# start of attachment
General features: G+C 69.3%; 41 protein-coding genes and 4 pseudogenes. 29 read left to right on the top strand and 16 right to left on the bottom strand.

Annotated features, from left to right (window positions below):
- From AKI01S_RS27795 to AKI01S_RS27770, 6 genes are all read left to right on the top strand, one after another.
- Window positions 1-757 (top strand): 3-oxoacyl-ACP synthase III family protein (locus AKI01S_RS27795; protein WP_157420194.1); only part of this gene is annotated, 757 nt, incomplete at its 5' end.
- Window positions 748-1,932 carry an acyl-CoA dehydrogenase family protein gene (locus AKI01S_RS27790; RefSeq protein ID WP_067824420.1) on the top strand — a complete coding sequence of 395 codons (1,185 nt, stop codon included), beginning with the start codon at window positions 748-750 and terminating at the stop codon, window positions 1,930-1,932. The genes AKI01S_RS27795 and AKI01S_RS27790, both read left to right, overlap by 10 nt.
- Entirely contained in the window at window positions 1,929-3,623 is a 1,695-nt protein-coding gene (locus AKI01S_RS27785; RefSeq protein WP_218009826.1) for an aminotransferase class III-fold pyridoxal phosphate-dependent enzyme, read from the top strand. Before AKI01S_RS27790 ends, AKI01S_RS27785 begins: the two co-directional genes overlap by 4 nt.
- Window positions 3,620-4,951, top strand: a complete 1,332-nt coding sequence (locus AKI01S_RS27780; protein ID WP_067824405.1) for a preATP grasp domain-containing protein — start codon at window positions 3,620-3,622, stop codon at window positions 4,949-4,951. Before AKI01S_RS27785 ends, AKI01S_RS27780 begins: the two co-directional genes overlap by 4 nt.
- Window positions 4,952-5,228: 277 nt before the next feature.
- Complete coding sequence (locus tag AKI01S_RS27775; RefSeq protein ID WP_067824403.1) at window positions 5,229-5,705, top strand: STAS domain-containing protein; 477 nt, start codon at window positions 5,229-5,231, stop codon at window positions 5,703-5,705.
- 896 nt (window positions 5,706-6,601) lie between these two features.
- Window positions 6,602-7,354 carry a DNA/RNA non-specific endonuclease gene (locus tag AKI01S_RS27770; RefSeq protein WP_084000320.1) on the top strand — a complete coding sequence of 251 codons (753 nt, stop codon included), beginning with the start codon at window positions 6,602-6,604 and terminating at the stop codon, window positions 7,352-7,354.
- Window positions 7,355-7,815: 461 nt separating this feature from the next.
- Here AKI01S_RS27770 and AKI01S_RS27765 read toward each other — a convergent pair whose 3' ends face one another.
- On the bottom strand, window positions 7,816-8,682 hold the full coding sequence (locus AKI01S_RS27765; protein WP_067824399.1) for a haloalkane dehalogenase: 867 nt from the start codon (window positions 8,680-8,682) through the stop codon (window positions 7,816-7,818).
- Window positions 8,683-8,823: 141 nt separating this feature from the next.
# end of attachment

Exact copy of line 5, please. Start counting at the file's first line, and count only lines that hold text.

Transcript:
- Window positions 748-1,932 carry an acyl-CoA dehydrogenase family protein gene (locus AKI01S_RS27790; RefSeq protein ID WP_067824420.1) on the top strand — a complete coding sequence of 395 codons (1,185 nt, stop codon included), beginning with the start codon at window positions 748-750 and terminating at the stop codon, window positions 1,930-1,932. The genes AKI01S_RS27795 and AKI01S_RS27790, both read left to right, overlap by 10 nt.